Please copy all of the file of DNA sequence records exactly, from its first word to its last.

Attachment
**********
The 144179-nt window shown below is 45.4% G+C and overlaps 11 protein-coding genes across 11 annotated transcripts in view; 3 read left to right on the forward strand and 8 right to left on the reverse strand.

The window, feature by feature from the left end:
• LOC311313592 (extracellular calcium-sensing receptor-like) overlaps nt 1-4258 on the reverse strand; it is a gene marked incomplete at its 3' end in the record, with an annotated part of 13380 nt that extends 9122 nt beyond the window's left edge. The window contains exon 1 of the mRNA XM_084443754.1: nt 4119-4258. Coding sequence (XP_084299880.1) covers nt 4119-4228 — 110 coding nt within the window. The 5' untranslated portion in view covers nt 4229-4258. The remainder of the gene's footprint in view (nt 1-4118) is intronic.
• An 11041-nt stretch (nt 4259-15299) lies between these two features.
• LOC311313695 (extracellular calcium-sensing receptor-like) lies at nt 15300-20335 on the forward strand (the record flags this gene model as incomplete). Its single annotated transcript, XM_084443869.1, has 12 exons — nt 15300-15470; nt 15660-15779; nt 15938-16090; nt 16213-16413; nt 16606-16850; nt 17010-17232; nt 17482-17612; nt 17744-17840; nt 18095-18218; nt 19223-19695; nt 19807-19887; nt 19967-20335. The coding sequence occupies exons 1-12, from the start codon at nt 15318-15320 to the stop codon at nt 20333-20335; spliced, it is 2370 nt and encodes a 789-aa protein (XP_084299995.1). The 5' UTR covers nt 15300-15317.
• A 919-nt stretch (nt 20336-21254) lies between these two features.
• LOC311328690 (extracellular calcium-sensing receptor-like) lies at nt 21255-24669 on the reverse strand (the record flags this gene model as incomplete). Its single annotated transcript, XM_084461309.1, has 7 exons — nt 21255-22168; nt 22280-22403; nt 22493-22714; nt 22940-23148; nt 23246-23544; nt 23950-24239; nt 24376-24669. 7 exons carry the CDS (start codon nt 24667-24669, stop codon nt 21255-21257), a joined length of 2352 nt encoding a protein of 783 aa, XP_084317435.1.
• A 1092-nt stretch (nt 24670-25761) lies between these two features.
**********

The 144179-nt window shown below is 45.4% G+C and overlaps 11 protein-coding genes across 11 annotated transcripts in view; 3 read left to right on the forward strand and 8 right to left on the reverse strand.

The window, feature by feature from the left end:
• LOC311313592 (extracellular calcium-sensing receptor-like) overlaps nt 1-4258 on the reverse strand; it is a gene marked incomplete at its 3' end in the record, with an annotated part of 13380 nt that extends 9122 nt beyond the window's left edge. The window contains exon 1 of the mRNA XM_084443754.1: nt 4119-4258. Coding sequence (XP_084299880.1) covers nt 4119-4228 — 110 coding nt within the window. The 5' untranslated portion in view covers nt 4229-4258. The remainder of the gene's footprint in view (nt 1-4118) is intronic.
• An 11041-nt stretch (nt 4259-15299) lies between these two features.
• LOC311313695 (extracellular calcium-sensing receptor-like) lies at nt 15300-20335 on the forward strand (the record flags this gene model as incomplete). Its single annotated transcript, XM_084443869.1, has 12 exons — nt 15300-15470; nt 15660-15779; nt 15938-16090; nt 16213-16413; nt 16606-16850; nt 17010-17232; nt 17482-17612; nt 17744-17840; nt 18095-18218; nt 19223-19695; nt 19807-19887; nt 19967-20335. The coding sequence occupies exons 1-12, from the start codon at nt 15318-15320 to the stop codon at nt 20333-20335; spliced, it is 2370 nt and encodes a 789-aa protein (XP_084299995.1). The 5' UTR covers nt 15300-15317.
• A 919-nt stretch (nt 20336-21254) lies between these two features.
• LOC311328690 (extracellular calcium-sensing receptor-like) lies at nt 21255-24669 on the reverse strand (the record flags this gene model as incomplete). Its single annotated transcript, XM_084461309.1, has 7 exons — nt 21255-22168; nt 22280-22403; nt 22493-22714; nt 22940-23148; nt 23246-23544; nt 23950-24239; nt 24376-24669. 7 exons carry the CDS (start codon nt 24667-24669, stop codon nt 21255-21257), a joined length of 2352 nt encoding a protein of 783 aa, XP_084317435.1.
• A 1092-nt stretch (nt 24670-25761) lies between these two features.